Separate But Equal Equality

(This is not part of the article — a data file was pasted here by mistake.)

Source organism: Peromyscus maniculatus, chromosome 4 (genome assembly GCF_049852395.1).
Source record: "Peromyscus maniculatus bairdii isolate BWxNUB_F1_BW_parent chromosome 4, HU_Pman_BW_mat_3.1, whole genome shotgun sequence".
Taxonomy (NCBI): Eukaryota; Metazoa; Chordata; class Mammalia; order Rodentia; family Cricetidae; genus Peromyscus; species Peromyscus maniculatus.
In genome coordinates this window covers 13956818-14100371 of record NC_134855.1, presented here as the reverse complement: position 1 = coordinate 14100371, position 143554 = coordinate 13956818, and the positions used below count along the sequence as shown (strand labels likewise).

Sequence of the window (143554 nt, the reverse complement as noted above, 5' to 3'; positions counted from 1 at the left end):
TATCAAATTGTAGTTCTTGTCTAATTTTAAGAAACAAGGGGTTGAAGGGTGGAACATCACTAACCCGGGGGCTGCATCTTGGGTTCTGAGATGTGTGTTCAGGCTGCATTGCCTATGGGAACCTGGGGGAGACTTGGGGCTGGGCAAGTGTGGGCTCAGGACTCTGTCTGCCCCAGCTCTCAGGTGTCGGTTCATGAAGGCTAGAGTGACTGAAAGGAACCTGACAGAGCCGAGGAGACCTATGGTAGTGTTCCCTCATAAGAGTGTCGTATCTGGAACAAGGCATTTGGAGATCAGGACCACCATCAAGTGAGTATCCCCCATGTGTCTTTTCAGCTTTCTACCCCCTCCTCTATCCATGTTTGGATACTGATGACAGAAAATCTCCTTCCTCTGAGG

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The conflict over segregation has been an issue since the Civil War. After the Civil War, equality was slowed by many court cases and state laws. “Separate but Equal” was a term used to demonstrate that white and black people were to be separated, but have the same facilities available. Unfortunately, this was not always the case. The struggle to achieve equality was made more difficult by the legislation of racism in the Plessy v. Ferguson case. Homer Plessy, a white man living in Louisiana, was the subject of an important court case that set the stage for years of struggle over “Separate but Equal.” His great grandmother was African-American, therefore, even though he looked white, he was classified as black. The Separate Car Act, enacted in 1890, stated that whites and blacks had to be separated in different railroad cars. Plessy bought a ticket from Press Street Depot in New Orleans to travel to Covington, Louisiana. Once he bought his ticket, he got into the whites only railroad car. A railroad employee asked him to move to the “blacks only” cars, but Plessy refused. A private detective, working at the railroad station, took Plessy off the train and arrested him. Plessy was charged twenty-five dollars for breaking the law, and “was brought before Judge John H. Ferguson of the Criminal Court for New Orleans, who upheld the state law. The law was challenged in the Supreme Court on the grounds that it conflicted with the 13th and 14th Amendments” (history.com). After the
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